Pam’s Pictorama Toy Post: This post is the tail end of a bunch of Felix posts that were pent up for awhile, awaiting their turn at publication. While last, he is by no means least, and although his mechanism is a familiar one (from the virtually archetypal cymbal playing monkey, who can be seen doing his thing on Youtube here), I have never seen this model of Felix before.
He has an almost homemade look to him, although ultimately we know he is not. The design screams off-model however and really, he barely passes for a Felix. I purchased him from a US seller on eBay.
For me, it is a bit of a surprise that there are not a few more Felix toys with wind-up mechanisms in general, mostly a few variations on walking ones – trying to capitalize on Felix’s specific animated motion. I show a few of mine below, although none walk much these days. I also have the remnants of this scooter Felix, although my example is sans mechanics. Still, given the popularity of Felix – I would have thought they might have proliferated further.
In my mind, the wind-up is to toys what animation is to drawings – I love when things come to life. In that regard might have been quite happy with a career in animation – or tinkering with wind-up toys, making things move. (Instead I watch cartoons and purchase and play with toys which is a nice option too.)
This Felix fellow has no markings aside from his key (permanently affixed to his back) which is the giveaway as it is marked Schuco. His motion is not as enthused as some I have seen (I show my own bad film of this below.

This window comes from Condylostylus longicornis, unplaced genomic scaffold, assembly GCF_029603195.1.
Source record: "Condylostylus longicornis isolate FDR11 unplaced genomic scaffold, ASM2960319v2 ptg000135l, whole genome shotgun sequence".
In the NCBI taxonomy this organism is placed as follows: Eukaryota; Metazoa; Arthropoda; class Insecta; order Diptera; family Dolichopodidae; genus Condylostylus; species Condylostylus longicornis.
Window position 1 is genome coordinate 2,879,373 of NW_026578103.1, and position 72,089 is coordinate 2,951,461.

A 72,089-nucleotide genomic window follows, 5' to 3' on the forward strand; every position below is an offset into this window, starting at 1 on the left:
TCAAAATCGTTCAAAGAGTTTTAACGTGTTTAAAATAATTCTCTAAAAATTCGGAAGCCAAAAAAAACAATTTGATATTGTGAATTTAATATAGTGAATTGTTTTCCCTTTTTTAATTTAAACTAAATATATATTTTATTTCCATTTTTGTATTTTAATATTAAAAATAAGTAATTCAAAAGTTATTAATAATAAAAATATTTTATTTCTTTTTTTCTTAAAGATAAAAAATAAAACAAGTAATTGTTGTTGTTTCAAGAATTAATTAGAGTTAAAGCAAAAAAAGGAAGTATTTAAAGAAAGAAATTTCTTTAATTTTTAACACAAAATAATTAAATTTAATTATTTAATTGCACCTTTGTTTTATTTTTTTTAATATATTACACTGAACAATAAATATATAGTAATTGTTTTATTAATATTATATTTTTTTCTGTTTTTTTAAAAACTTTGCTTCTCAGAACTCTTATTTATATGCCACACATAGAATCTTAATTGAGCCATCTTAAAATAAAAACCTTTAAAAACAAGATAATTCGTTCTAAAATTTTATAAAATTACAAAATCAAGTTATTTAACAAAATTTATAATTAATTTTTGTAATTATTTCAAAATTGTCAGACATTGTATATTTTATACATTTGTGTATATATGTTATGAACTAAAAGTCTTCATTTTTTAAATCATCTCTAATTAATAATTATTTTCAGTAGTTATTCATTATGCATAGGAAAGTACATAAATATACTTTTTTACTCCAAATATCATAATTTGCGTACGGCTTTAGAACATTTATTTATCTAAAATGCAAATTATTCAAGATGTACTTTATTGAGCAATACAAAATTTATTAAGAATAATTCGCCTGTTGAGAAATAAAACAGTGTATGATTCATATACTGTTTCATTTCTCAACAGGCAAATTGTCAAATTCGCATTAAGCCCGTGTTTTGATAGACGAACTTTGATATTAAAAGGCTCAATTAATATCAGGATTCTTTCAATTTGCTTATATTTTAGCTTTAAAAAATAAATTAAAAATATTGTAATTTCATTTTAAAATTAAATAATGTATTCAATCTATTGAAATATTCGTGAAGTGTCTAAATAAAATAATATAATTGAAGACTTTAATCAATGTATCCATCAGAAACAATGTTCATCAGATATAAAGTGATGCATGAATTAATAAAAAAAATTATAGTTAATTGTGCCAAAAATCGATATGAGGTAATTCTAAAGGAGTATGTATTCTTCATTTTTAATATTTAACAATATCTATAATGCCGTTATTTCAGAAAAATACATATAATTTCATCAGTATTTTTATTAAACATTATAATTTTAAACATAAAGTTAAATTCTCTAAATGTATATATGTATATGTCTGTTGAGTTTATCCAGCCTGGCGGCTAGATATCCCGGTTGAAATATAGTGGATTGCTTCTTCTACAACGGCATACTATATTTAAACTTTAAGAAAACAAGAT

He appears to have received a certain amount of hard, loving use. I don’t remember having these solid sorts of wind-up toys as a child and perhaps that explains my fascination in part.
I have made up for lost time by purchasing numerous Schuco wind-up toys in the past few years however. A relatively recent purchase was this wind-up pig which was featured in a 2018 birthday post. (It can be found here.)
I am frankly a bit surprised that Schuco is his maker as I hadn’t realized they made the cymbal playing monkey. I cannot find a single other example of this model by searching for wind-up Schuco Felix the cat and wonder if there is a war-time production, unlicensed explanation. However, given how prolific Schuco was it is surprising more of these aren’t still knocking around.
I wrote a little bit about Schuco, a German company founded originally in 1912, it found its groove with this Pick Pick Bird toy, one of my own first wind-up acquisitions and which I wrote about back in 2016. (You can find that post here.) These are such solidly built toys – they have great heft – and their movement is expert. I am a sucker for them when I see them move.
This post was written several weeks ago for posting while I was working in South Africa. I apologize for any unedited mistakes. More from the US soon!